School lunch prices will rise 25 cents
All meal services will bear the brunt of higher food expenses
The price of lunch for most public school students will go up by 25 cents on July 1 from $1 to $1.25, the Department of Education reported.
In addition, the DOE wants to raise the price of breakfast, reduced-price meals for low-income students and the price of lunch and breakfast for adults to pay for the increased cost of buying and preparing food, said Randolph Moore, acting assistant superintendent for the DOE's office of business services.
The proposal, unveiled at a Board of Education Committee meeting on Wednesday, would send the price of breakfast to 50 cents from 35 cents. Reduced-price breakfast, currently at 20 cents, would be set at 25 cents, while reduced-price lunches would double in cost, going from 20 cents to 40 cents.
The recommended changes would also add 50 cents to the $1 adult breakfast and increase the cost of the adult lunch from $3 to $4.
The proposals to raise the price of breakfast and meals for low-income students needs BOE approval, but schools Superintendent Pat Hamamoto can act on her own to approve an increase in the price of the adult lunch and breakfast, Moore said, adding that Hamamoto has yet to make a decision.
The price of regular school lunches will rise automatically on July 1. That is because of an administrative rule that adjusts the price of school lunches at up to one-third of the cost of preparing the meals, rounded to the nearest 25 cents, at the beginning of each two-year budget cycle.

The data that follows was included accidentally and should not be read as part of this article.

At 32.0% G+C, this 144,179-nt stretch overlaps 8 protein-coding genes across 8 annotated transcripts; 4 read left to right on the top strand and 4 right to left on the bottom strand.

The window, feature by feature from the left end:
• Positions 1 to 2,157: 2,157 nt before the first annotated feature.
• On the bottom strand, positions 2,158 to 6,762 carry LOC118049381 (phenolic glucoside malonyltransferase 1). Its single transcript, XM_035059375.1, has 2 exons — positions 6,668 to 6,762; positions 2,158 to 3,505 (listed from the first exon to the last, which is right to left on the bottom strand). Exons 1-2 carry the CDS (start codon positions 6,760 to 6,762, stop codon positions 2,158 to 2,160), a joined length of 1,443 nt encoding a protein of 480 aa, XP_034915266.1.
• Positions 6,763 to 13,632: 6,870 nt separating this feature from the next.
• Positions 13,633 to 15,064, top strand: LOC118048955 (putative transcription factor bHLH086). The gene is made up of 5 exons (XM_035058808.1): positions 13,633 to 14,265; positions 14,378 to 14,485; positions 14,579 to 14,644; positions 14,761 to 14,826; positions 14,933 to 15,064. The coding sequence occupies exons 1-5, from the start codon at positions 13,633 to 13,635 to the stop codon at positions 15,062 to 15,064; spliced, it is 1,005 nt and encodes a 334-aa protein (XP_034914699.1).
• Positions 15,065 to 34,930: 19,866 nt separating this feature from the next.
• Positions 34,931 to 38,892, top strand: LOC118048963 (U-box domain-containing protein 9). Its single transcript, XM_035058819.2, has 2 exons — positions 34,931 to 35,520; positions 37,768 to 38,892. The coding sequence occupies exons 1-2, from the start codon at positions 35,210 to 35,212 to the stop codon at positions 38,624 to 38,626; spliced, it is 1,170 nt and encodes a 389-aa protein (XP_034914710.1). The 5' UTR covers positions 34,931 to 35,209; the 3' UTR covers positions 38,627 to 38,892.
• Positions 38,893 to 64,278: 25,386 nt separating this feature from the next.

The last time the price of the school lunch went up was in July 2001, when it jumped from to $1 from 75 cents. Since then, salaries, electricity and food expenses have been on the rise, Moore said.
For the 2006-07 school year, the state estimates it will get $19.1 million in school meal revenue, but the DOE will spend $78.6 million to buy, prepare and distribute the food. The DOE relies on $16.1 million in state general funds and $43.4 million in federal reimbursements and other financial aid to make up the difference.
The requested price increases for school meals could bring the DOE about $3 million more a year.
School board member Mary Cochran said voting for the hikes would be a "daunting task."
At the support services committee meeting Wednesday, she asked the department to check if they could cut any other expenses to run the program, maybe by reducing the amount of food that goes to waste.
The DOE said it already has controls to keep leftover food to an acceptable level but that it would take a second look to find out if there were any areas where money could be saved.
PROPOSED SCHOOL MEAL PRICE INCREASES
|Reduced price breakfast
|Reduced price lunch
*New price will go into effect July 1.
Source: Hawaii Department of Education